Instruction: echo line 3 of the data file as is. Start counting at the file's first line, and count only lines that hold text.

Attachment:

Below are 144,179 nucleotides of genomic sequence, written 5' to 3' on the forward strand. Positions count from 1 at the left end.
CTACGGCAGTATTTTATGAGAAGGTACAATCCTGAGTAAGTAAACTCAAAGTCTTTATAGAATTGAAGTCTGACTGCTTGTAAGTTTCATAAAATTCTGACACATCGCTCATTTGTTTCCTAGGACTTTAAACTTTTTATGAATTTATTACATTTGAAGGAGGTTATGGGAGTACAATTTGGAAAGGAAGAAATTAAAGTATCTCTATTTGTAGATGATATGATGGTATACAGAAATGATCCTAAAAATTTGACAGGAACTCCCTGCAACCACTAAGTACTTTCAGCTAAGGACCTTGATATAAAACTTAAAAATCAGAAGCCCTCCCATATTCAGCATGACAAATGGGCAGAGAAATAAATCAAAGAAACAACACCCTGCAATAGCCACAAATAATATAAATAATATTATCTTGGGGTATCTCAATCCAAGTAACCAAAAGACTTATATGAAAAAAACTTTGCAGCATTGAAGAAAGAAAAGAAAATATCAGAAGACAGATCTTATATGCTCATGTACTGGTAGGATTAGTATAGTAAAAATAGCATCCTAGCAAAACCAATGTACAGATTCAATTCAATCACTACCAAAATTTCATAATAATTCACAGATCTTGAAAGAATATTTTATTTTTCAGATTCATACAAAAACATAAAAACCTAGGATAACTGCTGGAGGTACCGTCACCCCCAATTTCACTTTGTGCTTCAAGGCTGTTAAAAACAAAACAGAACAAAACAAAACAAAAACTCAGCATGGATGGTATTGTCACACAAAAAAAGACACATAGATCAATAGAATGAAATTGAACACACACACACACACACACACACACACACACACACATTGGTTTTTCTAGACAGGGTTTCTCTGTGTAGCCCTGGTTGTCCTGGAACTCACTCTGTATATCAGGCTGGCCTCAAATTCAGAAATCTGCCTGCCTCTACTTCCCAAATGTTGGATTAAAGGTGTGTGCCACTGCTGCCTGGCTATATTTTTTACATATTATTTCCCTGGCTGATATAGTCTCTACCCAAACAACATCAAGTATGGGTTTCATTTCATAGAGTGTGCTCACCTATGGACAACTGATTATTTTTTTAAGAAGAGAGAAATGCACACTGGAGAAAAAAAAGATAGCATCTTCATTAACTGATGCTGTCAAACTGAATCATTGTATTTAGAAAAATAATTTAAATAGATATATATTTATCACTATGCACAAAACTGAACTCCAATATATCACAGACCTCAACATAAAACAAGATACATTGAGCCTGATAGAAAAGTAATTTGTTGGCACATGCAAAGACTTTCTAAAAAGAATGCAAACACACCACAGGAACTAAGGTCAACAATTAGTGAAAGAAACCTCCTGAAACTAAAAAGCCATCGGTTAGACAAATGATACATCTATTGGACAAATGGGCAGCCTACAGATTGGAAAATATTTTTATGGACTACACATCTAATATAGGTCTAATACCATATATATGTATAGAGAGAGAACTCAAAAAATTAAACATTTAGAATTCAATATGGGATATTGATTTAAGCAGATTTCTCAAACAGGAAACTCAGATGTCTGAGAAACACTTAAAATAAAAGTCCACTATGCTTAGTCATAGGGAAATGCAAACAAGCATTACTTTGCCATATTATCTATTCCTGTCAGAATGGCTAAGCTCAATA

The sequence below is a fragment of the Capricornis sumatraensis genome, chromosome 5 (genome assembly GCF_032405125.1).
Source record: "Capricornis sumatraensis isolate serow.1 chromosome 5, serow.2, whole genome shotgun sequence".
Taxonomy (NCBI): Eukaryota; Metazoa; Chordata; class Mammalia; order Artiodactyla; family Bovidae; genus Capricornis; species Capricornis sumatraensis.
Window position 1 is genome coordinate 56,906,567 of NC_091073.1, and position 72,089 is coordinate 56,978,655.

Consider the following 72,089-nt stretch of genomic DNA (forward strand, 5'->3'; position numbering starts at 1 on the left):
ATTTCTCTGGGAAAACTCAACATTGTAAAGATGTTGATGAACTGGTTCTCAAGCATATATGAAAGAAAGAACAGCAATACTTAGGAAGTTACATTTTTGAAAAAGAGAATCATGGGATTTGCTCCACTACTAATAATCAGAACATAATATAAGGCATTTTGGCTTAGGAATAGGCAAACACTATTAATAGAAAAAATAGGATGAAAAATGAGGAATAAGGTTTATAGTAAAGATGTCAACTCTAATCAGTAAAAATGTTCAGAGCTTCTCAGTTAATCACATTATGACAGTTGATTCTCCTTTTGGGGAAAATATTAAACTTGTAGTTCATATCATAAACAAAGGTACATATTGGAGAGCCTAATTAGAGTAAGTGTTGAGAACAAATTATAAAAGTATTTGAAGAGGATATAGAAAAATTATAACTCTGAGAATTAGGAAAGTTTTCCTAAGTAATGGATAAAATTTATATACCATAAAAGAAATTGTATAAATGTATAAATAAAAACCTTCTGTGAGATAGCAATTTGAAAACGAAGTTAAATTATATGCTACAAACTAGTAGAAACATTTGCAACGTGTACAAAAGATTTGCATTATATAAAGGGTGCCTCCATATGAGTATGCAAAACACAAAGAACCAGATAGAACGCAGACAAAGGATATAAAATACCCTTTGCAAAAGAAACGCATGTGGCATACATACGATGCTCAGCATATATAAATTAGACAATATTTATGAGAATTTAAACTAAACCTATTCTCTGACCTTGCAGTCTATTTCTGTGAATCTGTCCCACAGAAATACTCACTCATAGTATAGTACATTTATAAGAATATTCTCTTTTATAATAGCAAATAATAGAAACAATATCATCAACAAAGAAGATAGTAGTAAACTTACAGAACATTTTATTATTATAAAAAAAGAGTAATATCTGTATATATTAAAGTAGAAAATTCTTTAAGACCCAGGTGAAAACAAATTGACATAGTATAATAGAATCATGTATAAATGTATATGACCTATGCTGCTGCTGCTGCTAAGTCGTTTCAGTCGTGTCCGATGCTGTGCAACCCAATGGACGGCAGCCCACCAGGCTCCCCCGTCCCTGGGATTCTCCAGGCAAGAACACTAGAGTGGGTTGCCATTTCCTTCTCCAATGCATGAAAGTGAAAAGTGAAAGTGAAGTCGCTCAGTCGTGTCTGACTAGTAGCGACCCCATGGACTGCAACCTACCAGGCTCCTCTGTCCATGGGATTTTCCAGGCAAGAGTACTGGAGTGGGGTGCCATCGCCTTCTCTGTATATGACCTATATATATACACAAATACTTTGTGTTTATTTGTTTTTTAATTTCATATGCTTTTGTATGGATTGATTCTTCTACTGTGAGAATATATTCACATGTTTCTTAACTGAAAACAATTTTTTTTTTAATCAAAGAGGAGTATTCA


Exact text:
The sequence below is a fragment of the Capricornis sumatraensis genome, chromosome 5 (genome assembly GCF_032405125.1).